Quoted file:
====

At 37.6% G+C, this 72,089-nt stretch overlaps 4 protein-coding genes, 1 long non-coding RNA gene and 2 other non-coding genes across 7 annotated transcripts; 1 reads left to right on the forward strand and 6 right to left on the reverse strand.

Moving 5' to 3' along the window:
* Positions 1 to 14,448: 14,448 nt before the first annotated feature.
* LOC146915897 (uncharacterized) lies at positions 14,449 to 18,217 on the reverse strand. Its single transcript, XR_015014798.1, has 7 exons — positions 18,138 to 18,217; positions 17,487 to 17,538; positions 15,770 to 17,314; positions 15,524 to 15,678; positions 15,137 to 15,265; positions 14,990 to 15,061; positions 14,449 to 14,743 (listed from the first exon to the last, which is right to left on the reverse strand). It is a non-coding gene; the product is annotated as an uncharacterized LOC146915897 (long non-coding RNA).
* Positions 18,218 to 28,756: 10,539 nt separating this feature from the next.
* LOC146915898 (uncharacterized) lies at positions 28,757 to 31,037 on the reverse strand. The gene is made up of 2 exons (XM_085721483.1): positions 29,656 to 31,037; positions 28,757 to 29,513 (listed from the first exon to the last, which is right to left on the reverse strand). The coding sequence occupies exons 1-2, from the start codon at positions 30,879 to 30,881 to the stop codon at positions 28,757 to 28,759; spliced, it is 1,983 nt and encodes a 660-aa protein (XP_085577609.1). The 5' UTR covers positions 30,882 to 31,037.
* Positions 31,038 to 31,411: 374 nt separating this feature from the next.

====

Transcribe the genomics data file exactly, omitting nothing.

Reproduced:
At 37.6% G+C, this 72,089-nt stretch overlaps 4 protein-coding genes, 1 long non-coding RNA gene and 2 other non-coding genes across 7 annotated transcripts; 1 reads left to right on the forward strand and 6 right to left on the reverse strand.

Moving 5' to 3' along the window:
* Positions 1 to 14,448: 14,448 nt before the first annotated feature.
* LOC146915897 (uncharacterized) lies at positions 14,449 to 18,217 on the reverse strand. Its single transcript, XR_015014798.1, has 7 exons — positions 18,138 to 18,217; positions 17,487 to 17,538; positions 15,770 to 17,314; positions 15,524 to 15,678; positions 15,137 to 15,265; positions 14,990 to 15,061; positions 14,449 to 14,743 (listed from the first exon to the last, which is right to left on the reverse strand). It is a non-coding gene; the product is annotated as an uncharacterized LOC146915897 (long non-coding RNA).
* Positions 18,218 to 28,756: 10,539 nt separating this feature from the next.
* LOC146915898 (uncharacterized) lies at positions 28,757 to 31,037 on the reverse strand. The gene is made up of 2 exons (XM_085721483.1): positions 29,656 to 31,037; positions 28,757 to 29,513 (listed from the first exon to the last, which is right to left on the reverse strand). The coding sequence occupies exons 1-2, from the start codon at positions 30,879 to 30,881 to the stop codon at positions 28,757 to 28,759; spliced, it is 1,983 nt and encodes a 660-aa protein (XP_085577609.1). The 5' UTR covers positions 30,882 to 31,037.
* Positions 31,038 to 31,411: 374 nt separating this feature from the next.